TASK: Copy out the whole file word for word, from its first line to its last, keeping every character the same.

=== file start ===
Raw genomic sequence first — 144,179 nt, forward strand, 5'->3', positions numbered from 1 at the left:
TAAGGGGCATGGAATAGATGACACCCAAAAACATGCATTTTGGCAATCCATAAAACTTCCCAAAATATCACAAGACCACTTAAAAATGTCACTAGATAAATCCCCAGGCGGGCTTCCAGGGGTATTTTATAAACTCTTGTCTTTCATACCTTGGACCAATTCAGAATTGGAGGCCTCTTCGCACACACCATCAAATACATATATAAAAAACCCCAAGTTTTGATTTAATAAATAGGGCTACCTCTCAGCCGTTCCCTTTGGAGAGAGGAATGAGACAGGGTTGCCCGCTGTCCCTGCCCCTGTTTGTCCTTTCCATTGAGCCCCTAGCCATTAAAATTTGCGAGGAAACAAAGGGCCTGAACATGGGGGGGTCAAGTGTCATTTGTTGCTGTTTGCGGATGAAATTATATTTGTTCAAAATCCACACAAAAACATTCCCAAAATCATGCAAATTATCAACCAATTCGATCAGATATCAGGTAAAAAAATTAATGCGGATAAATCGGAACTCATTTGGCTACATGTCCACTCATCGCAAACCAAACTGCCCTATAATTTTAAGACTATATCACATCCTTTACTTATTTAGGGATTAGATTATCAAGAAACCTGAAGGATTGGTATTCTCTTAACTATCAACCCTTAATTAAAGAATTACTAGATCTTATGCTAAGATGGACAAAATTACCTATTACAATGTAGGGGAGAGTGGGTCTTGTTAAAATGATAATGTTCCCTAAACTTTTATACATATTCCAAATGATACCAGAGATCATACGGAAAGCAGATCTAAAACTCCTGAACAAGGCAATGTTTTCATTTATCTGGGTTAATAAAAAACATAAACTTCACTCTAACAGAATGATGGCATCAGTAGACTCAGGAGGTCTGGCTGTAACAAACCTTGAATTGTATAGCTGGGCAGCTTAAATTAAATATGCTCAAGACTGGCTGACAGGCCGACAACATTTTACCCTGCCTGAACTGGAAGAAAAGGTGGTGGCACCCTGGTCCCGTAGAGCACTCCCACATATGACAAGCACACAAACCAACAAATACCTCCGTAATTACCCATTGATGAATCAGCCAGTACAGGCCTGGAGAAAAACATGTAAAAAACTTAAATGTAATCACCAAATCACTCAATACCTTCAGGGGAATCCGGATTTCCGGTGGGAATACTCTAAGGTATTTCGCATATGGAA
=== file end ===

Raw genomic sequence first — 144,179 nt, forward strand, 5'->3', positions numbered from 1 at the left:
TAAGGGGCATGGAATAGATGACACCCAAAAACATGCATTTTGGCAATCCATAAAACTTCCCAAAATATCACAAGACCACTTAAAAATGTCACTAGATAAATCCCCAGGCGGGCTTCCAGGGGTATTTTATAAACTCTTGTCTTTCATACCTTGGACCAATTCAGAATTGGAGGCCTCTTCGCACACACCATCAAATACATATATAAAAAACCCCAAGTTTTGATTTAATAAATAGGGCTACCTCTCAGCCGTTCCCTTTGGAGAGAGGAATGAGACAGGGTTGCCCGCTGTCCCTGCCCCTGTTTGTCCTTTCCATTGAGCCCCTAGCCATTAAAATTTGCGAGGAAACAAAGGGCCTGAACATGGGGGGGTCAAGTGTCATTTGTTGCTGTTTGCGGATGAAATTATATTTGTTCAAAATCCACACAAAAACATTCCCAAAATCATGCAAATTATCAACCAATTCGATCAGATATCAGGTAAAAAAATTAATGCGGATAAATCGGAACTCATTTGGCTACATGTCCACTCATCGCAAACCAAACTGCCCTATAATTTTAAGACTATATCACATCCTTTACTTATTTAGGGATTAGATTATCAAGAAACCTGAAGGATTGGTATTCTCTTAACTATCAACCCTTAATTAAAGAATTACTAGATCTTATGCTAAGATGGACAAAATTACCTATTACAATGTAGGGGAGAGTGGGTCTTGTTAAAATGATAATGTTCCCTAAACTTTTATACATATTCCAAATGATACCAGAGATCATACGGAAAGCAGATCTAAAACTCCTGAACAAGGCAATGTTTTCATTTATCTGGGTTAATAAAAAACATAAACTTCACTCTAACAGAATGATGGCATCAGTAGACTCAGGAGGTCTGGCTGTAACAAACCTTGAATTGTATAGCTGGGCAGCTTAAATTAAATATGCTCAAGACTGGCTGACAGGCCGACAACATTTTACCCTGCCTGAACTGGAAGAAAAGGTGGTGGCACCCTGGTCCCGTAGAGCACTCCCACATATGACAAGCACACAAACCAACAAATACCTCCGTAATTACCCATTGATGAATCAGCCAGTACAGGCCTGGAGAAAAACATGTAAAAAACTTAAATGTAATCACCAAATCACTCAATACCTTCAGGGGAATCCGGATTTCCGGTGGGAATACTCTAAGGTATTTCGCATATGGAA